Many jobs remained unfilled in September. Here are the five things we learned from U.S. economic data released during the week ending October 8.
Weakness in hiring continued in September. Nonfarm employers added a seasonally adjusted 194,000 workers during the month, per the Bureau of Labor Statistics. This was well below gains of 1.091 million and 366,000 in July and August, respectively, and kept payrolls 4.970 million under their February 2020 pre-pandemic peak. Private-sector payrolls grew by 317,000 (just short of August’s 332,000 gain), while public sector employment dropped 123,000 (a result of a real or statistical anomaly (or both) with local education employment). Industries adding the most workers in September were leisure/hospitality (+74,000), professional/business services (+60,000), retail trade (+56,100), and transportation/warehousing (+47,300). Growing were average hours worked (up 0.2 hours in September to 34.8 hours) and average weekly earnings (up 4.6 percent from a year earlier to $1,073.58).
Based on a separate household survey, the unemployment rate fell to a pandemic low of 4.8 percent (down 4/10ths of a point from August). But the decline was partially the result of 183,000 people departing the labor market, resulting in a 1/10th of a point drop in the labor force participation rate to 61.6 percent. The participation rate for adults 25 to 54 slipped 2/10ths of a point to 81.6 percent. The median length of unemployment dropped by 1.4 weeks to 13.3 (a pandemic low), while the count of part-time workers seeking full-time work held steady at 4.468 million (also a pandemic low). The broadest measure of labor underutilization—the U-6 series—declined to 8.5 percent, off 3/10ths of a point from August and (yes) a pandemic low.
The service sector grew at an even faster pace in September. The Services PMI, from the Institute for Supply Management, added 2/10ths of a point during the month. The resulting reading of 61.9 was the PMI’s 16th consecutive above 50.0, indicative of an expanding service sector. Growing were index components tied to business activity/production and new orders, but measures dropped for employment and inventories. Seventeen of 18 tracked service sector industries expanded in September, led by retail, arts/entertainment, and companies/support services management. The press release noted that “ongoing challenges with labor resources, logistics, and materials” were hampering additional activity.
Factory orders increased in August. The Census Bureau estimates new orders for manufactured goods advanced 1.2 percent during the month to a seasonally adjusted $515.7 billion. Through the first eight months of this year, orders were 18.0 percent ahead of the comparable months in 2020. Durable goods orders rose 1.8 percent during the month, while those for nondurables increased 0.6 percent. Shipments edged up 0.1 percent to $508.3 billion, with durable (-0.5 percent) and nondurable (+0.6 percent) goods going in different directions. Shipments thus far in 2021 were 12.9 percent ahead of that in 2020. Unfilled orders surged 1.0 percent to $1.239 trillion, while inventories expanded 0.6 percent to $749.3 billion.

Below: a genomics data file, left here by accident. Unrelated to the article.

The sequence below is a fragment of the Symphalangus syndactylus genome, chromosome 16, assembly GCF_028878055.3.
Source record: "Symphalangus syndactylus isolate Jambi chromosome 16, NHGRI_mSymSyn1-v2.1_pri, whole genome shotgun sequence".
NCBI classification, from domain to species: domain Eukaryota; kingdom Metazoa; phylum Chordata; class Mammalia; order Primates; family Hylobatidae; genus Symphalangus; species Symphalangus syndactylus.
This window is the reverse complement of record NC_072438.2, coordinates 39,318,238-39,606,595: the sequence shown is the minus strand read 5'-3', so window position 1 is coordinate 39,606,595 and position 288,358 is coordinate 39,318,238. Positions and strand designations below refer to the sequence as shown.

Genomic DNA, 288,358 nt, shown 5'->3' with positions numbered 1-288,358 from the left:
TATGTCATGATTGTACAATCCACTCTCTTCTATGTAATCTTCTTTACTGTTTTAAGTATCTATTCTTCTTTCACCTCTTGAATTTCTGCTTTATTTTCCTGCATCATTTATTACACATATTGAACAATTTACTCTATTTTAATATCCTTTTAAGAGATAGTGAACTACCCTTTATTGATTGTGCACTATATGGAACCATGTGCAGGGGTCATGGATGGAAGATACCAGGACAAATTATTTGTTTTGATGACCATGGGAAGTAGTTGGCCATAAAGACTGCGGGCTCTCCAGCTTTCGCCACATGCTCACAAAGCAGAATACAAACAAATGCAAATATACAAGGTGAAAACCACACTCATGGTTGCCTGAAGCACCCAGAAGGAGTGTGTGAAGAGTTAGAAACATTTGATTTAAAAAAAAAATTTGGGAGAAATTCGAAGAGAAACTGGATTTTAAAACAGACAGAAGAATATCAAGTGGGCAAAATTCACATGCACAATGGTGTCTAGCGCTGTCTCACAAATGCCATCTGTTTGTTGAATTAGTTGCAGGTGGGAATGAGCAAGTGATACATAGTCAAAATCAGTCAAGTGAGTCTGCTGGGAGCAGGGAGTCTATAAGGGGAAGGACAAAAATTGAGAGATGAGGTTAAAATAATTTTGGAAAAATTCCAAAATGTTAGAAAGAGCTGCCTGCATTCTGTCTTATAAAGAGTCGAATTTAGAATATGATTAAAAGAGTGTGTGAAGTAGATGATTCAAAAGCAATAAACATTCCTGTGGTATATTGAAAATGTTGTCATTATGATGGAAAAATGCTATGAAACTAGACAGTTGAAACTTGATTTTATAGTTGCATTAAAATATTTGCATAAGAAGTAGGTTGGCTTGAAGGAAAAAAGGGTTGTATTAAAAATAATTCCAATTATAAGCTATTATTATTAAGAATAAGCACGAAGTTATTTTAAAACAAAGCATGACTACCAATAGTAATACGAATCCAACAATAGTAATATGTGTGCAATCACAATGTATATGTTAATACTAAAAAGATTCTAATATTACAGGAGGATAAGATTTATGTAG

Trade deficit widened in August as global trade activity picked up. Exports grew 0.5 percent during the month to a seasonally adjusted $213.7 billion, while imports swelled 1.4 percent to $287.0 billion. As a result, the Census Bureau and Bureau of Economic Analysis’s estimate for the U.S. trade deficit expanded by $2.9 billion to a record -$73.3 billion (+14.9 percent versus August 2020). The goods deficit widened by $1.6 billion to -$89.4 billion, while the services surplus narrowed by $1.4 billion to +$16.2 billion. In terms of the former, exports grew for industrial supplies/materials (e.g., nonmonetary gold and natural gas) but shrank for automobiles, civilian aircraft, and corn. Conversely, imports jumped for consumer goods (pharmaceuticals, toys/games/sporting goods, and organic chemicals. The U.S. had its largest goods trade deficits with China, the European Union, and Mexico.
Wholesale inventories grew late summer. Census Bureau reports that merchant wholesaler inventories expanded 1.2 percent to a seasonally adjusted $731.1 billion. Durable goods inventories swelled 1.2 percent, while those of nondurables increased 1.1 percent. Inventories were 12.3 percent bigger than those of a year earlier. Wholesale sales dropped 1.1 percent to $595.5 billion, split by declines for durable and nondurables of -0.5 percent and -1.7 percent, respectively. Even with the decline, wholesale sales were 20.6 percent ahead of their year-ago pace. With all of this in mind, inventories remain low. The inventory-to-sales ratio of 1.23 (up three-basis points in August) remained nine-basis points under its year-ago mark.
Other U.S. economic data released over the past week:
- Jobless Claims (Week ending October 2, 2021, First-Time Claims, seasonally adjusted): 326,000, -38,000 vs. the previous week, -456,000 vs. the same week a year earlier). 4-week moving average: 344,000 (-58.4% vs. the same week a year earlier).
- Vehicle Sales (September 2021, Autos and Light Trucks, seasonally adjusted annualized rate): 12.176 million (-6.4% vs. August 2021; -25.8% vs. September 2020).
- Consumer Credit (August 2021, Outstanding Credit Balances (Non-real estate), seasonally adjusted): $4.347 trillion (+$14.4 billion vs. July 2021, +4.8% vs. August 2020).
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